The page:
3.24.2007

An American President


It seems that the controversy over what kind of candidate America is ready for have died away. It was two weeks ago that there was an article in my copy of The Nation reported on the issue. Perhaps we are no longer concerned about a black president. Or worse -- a woman. Perhaps we are maturing.

But, then, as I read the continuing reports on the health of Elizabeth Edwards tonight, I wondered. The New York Times quotes Mrs. Edwards: “I expect to live a long time. I expect us to have lots and lots of years together. I do believe that. But if that’s not the case, I don’t want my legacy to be that I pulled somebody who ought to be president out of the race. It’s not fair to me, in a sense.” I have an unsettled feeling about this comment.

Please forgive me for whatever insensitivity I might imply here. My mother died of cancer. And I spent this week in the hospital with a dying patient (who apparently has not yet died -- according today's paper). I'm a little sensitive myself. But, if this seems insensitive, please forgive me. Now, without further apology, my heart wonders if Mrs. Edwards is kidding herself. In no way do I think she should reveal to the public how long the doctors expect her to live, anymore than I understand that science has all the answers. But, this comment seems naive. It seems so deliriously hopeful that I fear for both John and Elizabeth Edwards.

I wonder if our conversation as a country should focus more on the personas in leadership. Not black. Not white. Not male. Not female. Not Republican. Not Democrat. Instead, I wonder if we should wonder about the emotional stability of the person that we ask to lead us. As a culture that does not grieve, can we really be lead by the grieving? Whether or not Mrs. Edwards faces an imminent death, we do know that her cancer is incurable. It's fatal. Like all of us, she will die. But, it seems that she will die soon. We don't know how soon. Only that she will die soon. This is going to impact the lives of the Edwards family. It may cause rash choices. It may cause more conservative choices -- none of which may be political. But, this news will cloud everything that happens in every day to come in the lives of both John and Elizabeth Edwards. And so I wonder. Are we able to walk with them in their grief?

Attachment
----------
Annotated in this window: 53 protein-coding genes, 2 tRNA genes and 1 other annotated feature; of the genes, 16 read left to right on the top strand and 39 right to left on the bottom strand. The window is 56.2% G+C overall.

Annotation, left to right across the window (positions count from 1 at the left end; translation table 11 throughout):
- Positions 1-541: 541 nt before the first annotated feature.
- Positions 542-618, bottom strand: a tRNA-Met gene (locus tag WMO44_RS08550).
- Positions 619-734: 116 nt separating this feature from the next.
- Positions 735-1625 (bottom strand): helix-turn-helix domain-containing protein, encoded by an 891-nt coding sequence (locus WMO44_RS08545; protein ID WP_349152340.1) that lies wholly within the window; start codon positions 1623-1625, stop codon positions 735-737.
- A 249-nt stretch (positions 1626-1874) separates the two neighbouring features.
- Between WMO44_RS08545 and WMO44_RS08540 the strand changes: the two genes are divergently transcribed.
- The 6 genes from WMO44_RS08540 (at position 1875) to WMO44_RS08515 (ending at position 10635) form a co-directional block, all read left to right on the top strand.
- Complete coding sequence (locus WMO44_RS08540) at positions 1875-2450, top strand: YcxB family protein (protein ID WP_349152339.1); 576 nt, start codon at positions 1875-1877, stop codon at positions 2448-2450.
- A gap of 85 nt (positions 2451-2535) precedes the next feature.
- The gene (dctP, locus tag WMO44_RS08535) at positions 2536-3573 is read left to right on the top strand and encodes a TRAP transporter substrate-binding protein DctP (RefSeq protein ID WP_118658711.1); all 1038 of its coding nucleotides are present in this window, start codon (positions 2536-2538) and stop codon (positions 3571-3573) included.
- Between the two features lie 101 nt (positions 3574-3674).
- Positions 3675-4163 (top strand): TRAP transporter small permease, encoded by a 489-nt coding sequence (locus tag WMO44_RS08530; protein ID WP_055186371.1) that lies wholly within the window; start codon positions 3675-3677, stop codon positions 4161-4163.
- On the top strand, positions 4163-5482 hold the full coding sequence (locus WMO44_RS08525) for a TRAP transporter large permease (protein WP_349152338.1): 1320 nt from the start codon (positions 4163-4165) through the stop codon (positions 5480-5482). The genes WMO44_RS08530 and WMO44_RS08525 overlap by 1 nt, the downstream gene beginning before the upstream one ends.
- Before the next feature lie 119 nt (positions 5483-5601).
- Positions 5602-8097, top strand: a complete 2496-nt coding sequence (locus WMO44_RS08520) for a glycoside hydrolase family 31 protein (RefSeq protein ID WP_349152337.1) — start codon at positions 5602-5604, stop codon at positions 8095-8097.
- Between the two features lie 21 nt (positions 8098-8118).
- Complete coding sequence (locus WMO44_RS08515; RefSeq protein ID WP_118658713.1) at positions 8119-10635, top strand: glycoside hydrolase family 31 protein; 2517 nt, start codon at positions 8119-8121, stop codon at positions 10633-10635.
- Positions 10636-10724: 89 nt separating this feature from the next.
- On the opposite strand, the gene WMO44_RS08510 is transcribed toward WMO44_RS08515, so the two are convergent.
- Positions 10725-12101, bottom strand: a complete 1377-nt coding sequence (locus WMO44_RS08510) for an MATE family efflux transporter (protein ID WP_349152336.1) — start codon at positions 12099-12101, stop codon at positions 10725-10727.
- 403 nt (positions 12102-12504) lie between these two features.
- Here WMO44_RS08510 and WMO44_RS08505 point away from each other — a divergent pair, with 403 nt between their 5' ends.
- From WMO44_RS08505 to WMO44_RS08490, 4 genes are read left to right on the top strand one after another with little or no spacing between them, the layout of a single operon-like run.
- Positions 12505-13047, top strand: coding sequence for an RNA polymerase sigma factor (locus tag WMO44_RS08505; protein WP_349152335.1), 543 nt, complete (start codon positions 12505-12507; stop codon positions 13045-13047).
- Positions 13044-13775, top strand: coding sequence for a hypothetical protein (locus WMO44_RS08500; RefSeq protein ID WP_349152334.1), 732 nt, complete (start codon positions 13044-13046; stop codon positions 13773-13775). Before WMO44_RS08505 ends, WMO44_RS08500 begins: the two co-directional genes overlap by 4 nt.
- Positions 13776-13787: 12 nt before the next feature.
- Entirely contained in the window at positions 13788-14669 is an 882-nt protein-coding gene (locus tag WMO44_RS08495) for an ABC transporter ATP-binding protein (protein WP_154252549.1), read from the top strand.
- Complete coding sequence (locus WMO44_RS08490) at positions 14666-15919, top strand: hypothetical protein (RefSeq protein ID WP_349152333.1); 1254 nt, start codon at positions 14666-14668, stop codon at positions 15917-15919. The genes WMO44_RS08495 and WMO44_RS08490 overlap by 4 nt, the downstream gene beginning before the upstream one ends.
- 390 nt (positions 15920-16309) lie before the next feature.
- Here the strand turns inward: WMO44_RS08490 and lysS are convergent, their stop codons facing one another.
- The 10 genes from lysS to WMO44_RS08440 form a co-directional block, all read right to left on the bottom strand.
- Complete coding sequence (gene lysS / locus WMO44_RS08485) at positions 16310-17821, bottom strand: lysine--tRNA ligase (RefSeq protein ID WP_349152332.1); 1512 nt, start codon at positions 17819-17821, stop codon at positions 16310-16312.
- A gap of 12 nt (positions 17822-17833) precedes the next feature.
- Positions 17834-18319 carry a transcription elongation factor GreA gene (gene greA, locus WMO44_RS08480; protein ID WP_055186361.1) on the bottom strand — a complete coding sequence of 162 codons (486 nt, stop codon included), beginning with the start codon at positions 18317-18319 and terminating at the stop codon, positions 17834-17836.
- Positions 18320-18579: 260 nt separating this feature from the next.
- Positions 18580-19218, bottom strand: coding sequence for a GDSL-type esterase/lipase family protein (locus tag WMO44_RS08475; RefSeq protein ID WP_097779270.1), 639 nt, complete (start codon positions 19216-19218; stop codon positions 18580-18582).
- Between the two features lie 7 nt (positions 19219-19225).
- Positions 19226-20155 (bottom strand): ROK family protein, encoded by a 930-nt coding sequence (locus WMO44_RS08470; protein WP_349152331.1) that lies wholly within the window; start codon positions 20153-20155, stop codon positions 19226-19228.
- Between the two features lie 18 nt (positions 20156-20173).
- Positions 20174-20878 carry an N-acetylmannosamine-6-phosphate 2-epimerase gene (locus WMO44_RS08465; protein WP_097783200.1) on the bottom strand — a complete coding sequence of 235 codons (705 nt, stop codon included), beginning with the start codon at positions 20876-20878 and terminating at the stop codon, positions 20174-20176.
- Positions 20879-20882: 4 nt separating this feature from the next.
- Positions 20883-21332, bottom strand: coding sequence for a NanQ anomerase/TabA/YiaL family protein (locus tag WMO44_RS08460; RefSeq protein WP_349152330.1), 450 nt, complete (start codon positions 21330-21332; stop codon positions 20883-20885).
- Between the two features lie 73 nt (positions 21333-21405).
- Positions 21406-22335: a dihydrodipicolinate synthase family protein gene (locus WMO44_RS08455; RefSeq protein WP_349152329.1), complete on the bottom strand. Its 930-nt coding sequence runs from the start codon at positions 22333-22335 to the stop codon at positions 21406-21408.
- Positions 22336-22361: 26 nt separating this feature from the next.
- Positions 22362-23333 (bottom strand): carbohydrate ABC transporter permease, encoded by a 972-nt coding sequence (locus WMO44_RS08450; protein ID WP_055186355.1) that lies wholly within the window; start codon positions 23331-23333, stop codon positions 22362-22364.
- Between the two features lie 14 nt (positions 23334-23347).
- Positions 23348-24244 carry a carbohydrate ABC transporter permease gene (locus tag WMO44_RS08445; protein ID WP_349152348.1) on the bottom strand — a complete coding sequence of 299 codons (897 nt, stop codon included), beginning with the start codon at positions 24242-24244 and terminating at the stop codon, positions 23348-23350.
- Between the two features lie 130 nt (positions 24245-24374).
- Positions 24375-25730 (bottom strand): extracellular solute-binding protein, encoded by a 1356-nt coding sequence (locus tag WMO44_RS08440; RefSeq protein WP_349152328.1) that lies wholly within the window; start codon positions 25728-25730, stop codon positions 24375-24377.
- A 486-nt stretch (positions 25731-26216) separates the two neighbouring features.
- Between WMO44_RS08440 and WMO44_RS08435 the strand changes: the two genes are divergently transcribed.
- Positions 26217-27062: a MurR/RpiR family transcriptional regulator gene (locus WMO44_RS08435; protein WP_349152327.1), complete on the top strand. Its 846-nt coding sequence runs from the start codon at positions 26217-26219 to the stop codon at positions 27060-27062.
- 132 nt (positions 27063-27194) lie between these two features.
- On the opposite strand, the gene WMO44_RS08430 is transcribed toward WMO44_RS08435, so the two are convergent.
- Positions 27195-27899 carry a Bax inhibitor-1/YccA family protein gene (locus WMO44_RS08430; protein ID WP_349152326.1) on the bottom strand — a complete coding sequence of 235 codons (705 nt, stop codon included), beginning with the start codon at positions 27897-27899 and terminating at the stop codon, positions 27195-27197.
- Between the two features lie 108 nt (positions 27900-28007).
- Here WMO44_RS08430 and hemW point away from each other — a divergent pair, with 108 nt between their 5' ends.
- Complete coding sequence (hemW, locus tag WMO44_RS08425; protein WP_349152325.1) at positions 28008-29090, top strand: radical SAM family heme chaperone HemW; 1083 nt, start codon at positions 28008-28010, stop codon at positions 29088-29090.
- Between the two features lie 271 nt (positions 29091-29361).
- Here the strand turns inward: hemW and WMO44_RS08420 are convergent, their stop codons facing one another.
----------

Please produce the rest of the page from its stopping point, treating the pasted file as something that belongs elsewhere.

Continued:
I don't know.

4 comments:

Songbird said...

This is a powerful reflection. The Edwards have been on my mind, too. It's hard to know how to raise questions without sounding like we're slamming them, but you have done it gracefully.
I'll be thinking today about your words.

will smama said...

Your post ended in a place I didn't expect it to, with the question, "Are we able to walk with them in their grief?"

As politically incorrect as it is, I don't think people want to and that is what is going to keep him from going much farther than New Hampshire.

Thanks for the reflection.

Pastor Peters said...

Grief is not political, any more than it may be politically correct.

Whether or not the Edwards decide to campaign, the question that lingers is if we can handle the breakdown. When the cancer gets worse, can we look to a leader who falls into a depression about his dying wife? We can barely walk with people in our local communities in grief.

I don't think we have enough compassion to walk with our leaders down that road. Do you?

Songbird said...

Well, maybe *we* do, if by we I mean you and me and will smama. But I think as a culture we want the grief to be tidied away quickly, much like David getting back to the world after Bathsheba's son dies.